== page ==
Glad to see you stick your head round the door again.
Gotta agree - the detection rate of CAVS2 Beta has never been the best. I can’t see it getting any better than it curently is as the primary develoment focus is now on CAVS3.
Just in case you were just about to say “LOL. Couldn’t finish V3 and have started on V3” or similar, Comodo realised, after the release of CFP V3, that they needed to re-architect the CAVS product line to be able to co-operate with the new architecture used in CFP V3. As a consequence, the CAVS V3 development team has been greatly expanded and development work on CAVS V2 pretty much ground to a halt.
CAVS V3 is slated for a public beta towards the end of this month or early next month and should be worth at least a closer look.
[tongue in cheek mode on]
I’ll get someone who’s allowed to register at Wilders to let you know when it’s out. (Only kidding, every attempt I’ve ever made to register at Wilders has failed for one reason ro another. Now, I just don’t bother, but I do read there a lot.)
[/tongue in cheek mode off]
It's a new breed of security firm all right, considering how the quality of CAVS has yet to climb out of the sewer after all this time.
Take a look at PC Tools’ antivirus product, for instance. They’re new, and they’re improving quickly. Which is a hell lot more than I can say for Comodo.
Given a recent thread started by Melih, something about “If you have CFP 3, why do you need an AV”, I was under the impression that Comodo believed blacklisting to have severe limitations compared to whitelisting, and this would explain why CAV has been on the backburner…
There are pros and cons to both sides of the blacklist / whitelist argument. Comodo have decided that the whitelisting is the better way to go and I’m inclined to agree with them. This is akin to saying trust no-one other than those I know (which is pretty much how real world security works).
The biggest downside to whitelisting is that everything is considered black unitl it is proven to be white. Who does the proving, and what are their credentials?
A lot of it comes down to trust. Some will, some won’t. And I"ll bet you won’t get them to agree.
The Achilles heel of blacklisting is the reliance on a database; it can only get larger going forward.
Every AV has to keep signatures of viruses ten, fifteen years old, while the number of malwares grows exponentially.
Right now, both sides are somewhat balanced, so the debate regarding whitelisting vs blacklisting is sustainable, but the future of blacklisting as a defense mechanism is doomed.
AVs are dead, but they don’t even know it yet.
Or maybe the AV companies do know it, but they are just not letting their customers know until they can find a viable alternative.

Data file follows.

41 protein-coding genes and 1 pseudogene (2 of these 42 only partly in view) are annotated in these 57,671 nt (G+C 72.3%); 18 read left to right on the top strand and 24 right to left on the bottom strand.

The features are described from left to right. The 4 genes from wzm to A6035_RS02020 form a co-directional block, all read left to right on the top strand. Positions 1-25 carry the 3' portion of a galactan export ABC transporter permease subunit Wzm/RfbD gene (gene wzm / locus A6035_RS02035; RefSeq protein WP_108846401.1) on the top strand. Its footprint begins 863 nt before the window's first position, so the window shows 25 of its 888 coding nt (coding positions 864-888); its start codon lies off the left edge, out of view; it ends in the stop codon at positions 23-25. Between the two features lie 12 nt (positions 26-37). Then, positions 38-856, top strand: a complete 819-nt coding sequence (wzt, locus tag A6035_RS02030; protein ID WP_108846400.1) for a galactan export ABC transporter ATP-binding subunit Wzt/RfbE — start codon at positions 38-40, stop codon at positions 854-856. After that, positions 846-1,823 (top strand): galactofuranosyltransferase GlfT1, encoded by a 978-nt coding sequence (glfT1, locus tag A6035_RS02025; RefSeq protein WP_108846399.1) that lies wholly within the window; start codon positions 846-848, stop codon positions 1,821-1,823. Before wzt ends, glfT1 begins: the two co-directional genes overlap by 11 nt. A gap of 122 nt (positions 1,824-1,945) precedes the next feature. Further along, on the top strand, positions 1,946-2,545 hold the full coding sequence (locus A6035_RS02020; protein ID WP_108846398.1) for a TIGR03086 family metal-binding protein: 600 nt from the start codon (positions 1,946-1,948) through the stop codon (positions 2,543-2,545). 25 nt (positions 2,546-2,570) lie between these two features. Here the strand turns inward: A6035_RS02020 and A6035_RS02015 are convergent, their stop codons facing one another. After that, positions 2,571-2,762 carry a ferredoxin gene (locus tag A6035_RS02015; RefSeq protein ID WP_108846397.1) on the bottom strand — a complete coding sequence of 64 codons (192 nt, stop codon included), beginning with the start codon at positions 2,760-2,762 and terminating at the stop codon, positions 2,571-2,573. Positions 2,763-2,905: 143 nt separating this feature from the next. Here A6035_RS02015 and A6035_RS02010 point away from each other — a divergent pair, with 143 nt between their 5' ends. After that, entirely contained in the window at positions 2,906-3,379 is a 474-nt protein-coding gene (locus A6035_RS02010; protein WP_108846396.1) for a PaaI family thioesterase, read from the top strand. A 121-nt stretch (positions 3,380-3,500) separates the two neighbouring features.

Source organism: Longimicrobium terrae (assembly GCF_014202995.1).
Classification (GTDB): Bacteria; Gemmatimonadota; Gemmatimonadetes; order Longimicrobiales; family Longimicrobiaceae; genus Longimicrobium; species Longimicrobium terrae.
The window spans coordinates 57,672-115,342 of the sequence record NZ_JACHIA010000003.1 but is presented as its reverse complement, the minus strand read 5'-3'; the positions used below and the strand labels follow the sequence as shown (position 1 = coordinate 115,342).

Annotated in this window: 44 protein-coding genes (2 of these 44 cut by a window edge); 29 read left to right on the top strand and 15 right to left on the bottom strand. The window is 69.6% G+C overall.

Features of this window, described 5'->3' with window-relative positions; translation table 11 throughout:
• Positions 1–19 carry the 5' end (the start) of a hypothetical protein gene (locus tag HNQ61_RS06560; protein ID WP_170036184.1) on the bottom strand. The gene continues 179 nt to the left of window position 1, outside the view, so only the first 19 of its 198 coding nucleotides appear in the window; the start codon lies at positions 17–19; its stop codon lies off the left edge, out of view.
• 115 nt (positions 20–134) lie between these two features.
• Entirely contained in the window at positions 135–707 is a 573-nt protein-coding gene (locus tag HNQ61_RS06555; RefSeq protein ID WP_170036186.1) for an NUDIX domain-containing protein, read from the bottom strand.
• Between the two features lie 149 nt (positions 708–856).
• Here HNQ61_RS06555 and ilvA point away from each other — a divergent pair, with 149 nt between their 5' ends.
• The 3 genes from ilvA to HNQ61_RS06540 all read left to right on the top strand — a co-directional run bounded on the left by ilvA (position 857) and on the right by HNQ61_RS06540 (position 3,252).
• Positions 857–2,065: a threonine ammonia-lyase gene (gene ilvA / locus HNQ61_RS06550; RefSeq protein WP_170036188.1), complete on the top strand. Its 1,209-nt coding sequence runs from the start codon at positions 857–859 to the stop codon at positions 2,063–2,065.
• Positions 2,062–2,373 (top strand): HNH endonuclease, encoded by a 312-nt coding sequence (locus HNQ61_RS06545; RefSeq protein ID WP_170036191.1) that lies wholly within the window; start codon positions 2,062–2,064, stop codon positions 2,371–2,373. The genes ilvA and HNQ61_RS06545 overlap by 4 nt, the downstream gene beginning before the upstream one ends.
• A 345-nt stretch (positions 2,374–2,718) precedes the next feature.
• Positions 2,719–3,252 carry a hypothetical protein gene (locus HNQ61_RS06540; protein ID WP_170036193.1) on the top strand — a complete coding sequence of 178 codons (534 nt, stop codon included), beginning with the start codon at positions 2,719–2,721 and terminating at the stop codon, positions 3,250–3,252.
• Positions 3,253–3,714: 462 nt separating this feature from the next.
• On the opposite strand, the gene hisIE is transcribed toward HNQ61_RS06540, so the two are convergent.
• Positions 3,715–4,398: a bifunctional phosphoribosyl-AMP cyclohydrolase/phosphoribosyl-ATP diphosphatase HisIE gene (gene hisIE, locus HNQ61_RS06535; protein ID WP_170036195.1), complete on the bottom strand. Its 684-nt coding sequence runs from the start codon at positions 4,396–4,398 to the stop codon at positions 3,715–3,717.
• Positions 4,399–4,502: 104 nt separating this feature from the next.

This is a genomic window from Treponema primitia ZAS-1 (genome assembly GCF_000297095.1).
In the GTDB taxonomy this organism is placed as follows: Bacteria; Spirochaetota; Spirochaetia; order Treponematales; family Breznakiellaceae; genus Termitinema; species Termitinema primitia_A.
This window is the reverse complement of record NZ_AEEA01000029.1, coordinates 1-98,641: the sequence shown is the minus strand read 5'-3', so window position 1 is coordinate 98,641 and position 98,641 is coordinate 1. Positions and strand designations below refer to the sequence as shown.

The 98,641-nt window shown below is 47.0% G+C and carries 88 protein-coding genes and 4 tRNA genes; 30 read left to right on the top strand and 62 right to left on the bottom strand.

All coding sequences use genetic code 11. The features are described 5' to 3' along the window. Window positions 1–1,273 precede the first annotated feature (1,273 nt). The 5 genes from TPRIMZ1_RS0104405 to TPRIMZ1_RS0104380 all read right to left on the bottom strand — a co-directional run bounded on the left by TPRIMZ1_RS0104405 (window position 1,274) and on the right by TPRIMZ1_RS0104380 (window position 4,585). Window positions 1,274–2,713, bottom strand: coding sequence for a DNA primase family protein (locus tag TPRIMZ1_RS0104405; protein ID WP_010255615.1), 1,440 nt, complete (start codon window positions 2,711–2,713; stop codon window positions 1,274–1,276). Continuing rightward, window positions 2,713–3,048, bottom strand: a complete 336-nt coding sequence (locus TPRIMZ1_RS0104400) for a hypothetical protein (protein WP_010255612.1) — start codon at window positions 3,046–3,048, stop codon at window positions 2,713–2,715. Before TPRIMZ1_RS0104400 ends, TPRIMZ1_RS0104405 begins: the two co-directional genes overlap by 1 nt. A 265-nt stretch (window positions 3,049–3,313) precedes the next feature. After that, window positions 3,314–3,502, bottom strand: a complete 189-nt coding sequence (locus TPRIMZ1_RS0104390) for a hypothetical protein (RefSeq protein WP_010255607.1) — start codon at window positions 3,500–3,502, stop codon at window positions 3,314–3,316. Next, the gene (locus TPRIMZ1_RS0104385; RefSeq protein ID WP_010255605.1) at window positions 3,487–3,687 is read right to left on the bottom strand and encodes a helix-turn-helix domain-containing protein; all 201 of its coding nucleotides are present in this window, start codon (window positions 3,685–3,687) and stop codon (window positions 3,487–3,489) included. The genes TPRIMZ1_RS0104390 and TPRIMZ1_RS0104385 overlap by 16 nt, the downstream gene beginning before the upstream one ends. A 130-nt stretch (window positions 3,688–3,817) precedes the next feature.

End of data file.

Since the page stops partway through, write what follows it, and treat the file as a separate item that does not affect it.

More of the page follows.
What if the local whitelist database, rather than containing every whitelisted app known to man (and would indeed be a thousand times larger), only contained the known whitelisted apps that pre-existed on that particular PC? Then, as new apps got added to that PC, there was a lookup which cold add that app to the local whitelist DB. This would constrain the local DB down to the minimum size required to service the apps on that PC.
solcroft, when I say whitelisting I am talking about behavior monitoring.
Any kind of database is ridiculous unless it is maintained by Microsoft, which is why I never use Comodo’s trusted app database.
Get a grip.
I think there’s no such thing as a “local whitelist”.
A whitelist contains programs that have been approved by either the vendor or the user. If it is to be approved by the vendor, then the vendor has no choice but to whitelist every app known to man, unless they don’t care about identification mistakes made by their software, or if their users only use a very limited subset of other software. And if the whitelist is to be approved by the end user, I think the problems are obvious.
And I think it’s useless to debate the concepts of whitelisting and behavior monitoring with some users who clearly don’t have a clue.
The entire database concept is ridiculous.
This is all because of the poor design of Windows.
I wouldn’t be surprised given the current Vista fiasco that Microsoft makes a clean break with backward compability with the next version, ala Apple with OS/X.
Then the entire database argument will be moot, because we will finally have a properly functioning OS, and people like solcroft will understand why things are the way they are.
I guess that’s why you are still waiting to exhale looking for AV solutions, while after having not had an infection in almost a decade I am wondering why I am still running one and looking to ditch AVs permanently…